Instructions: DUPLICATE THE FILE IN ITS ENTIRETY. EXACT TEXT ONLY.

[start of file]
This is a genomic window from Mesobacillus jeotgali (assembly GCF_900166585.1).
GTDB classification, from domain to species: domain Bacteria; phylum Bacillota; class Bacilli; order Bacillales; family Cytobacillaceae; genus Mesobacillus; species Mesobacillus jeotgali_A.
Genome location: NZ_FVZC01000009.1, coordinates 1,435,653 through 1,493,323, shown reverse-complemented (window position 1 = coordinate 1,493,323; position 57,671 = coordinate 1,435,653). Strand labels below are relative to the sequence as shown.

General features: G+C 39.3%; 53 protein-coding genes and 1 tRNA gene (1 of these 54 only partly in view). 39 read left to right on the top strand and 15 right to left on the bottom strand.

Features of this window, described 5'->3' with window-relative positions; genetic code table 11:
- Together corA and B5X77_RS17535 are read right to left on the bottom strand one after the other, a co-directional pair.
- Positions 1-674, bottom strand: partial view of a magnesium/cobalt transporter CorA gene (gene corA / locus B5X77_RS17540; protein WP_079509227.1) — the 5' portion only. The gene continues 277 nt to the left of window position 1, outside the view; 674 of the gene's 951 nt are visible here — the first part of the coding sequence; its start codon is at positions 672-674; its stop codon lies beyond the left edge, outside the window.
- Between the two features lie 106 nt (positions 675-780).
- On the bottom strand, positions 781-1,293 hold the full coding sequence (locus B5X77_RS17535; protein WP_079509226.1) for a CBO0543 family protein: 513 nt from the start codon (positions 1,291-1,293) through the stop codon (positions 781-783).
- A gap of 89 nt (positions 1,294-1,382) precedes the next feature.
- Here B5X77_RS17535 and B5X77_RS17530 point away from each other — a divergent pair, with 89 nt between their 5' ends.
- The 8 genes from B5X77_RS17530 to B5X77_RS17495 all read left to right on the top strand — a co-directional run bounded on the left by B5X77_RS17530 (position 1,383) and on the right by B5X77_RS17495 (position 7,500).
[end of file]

This is a genomic window from Mesobacillus jeotgali (assembly GCF_900166585.1).
GTDB classification, from domain to species: domain Bacteria; phylum Bacillota; class Bacilli; order Bacillales; family Cytobacillaceae; genus Mesobacillus; species Mesobacillus jeotgali_A.
Genome location: NZ_FVZC01000009.1, coordinates 1,435,653 through 1,493,323, shown reverse-complemented (window position 1 = coordinate 1,493,323; position 57,671 = coordinate 1,435,653). Strand labels below are relative to the sequence as shown.

General features: G+C 39.3%; 53 protein-coding genes and 1 tRNA gene (1 of these 54 only partly in view). 39 read left to right on the top strand and 15 right to left on the bottom strand.

Features of this window, described 5'->3' with window-relative positions; genetic code table 11:
- Together corA and B5X77_RS17535 are read right to left on the bottom strand one after the other, a co-directional pair.
- Positions 1-674, bottom strand: partial view of a magnesium/cobalt transporter CorA gene (gene corA / locus B5X77_RS17540; protein WP_079509227.1) — the 5' portion only. The gene continues 277 nt to the left of window position 1, outside the view; 674 of the gene's 951 nt are visible here — the first part of the coding sequence; its start codon is at positions 672-674; its stop codon lies beyond the left edge, outside the window.
- Between the two features lie 106 nt (positions 675-780).
- On the bottom strand, positions 781-1,293 hold the full coding sequence (locus B5X77_RS17535; protein WP_079509226.1) for a CBO0543 family protein: 513 nt from the start codon (positions 1,291-1,293) through the stop codon (positions 781-783).
- A gap of 89 nt (positions 1,294-1,382) precedes the next feature.
- Here B5X77_RS17535 and B5X77_RS17530 point away from each other — a divergent pair, with 89 nt between their 5' ends.
- The 8 genes from B5X77_RS17530 to B5X77_RS17495 all read left to right on the top strand — a co-directional run bounded on the left by B5X77_RS17530 (position 1,383) and on the right by B5X77_RS17495 (position 7,500).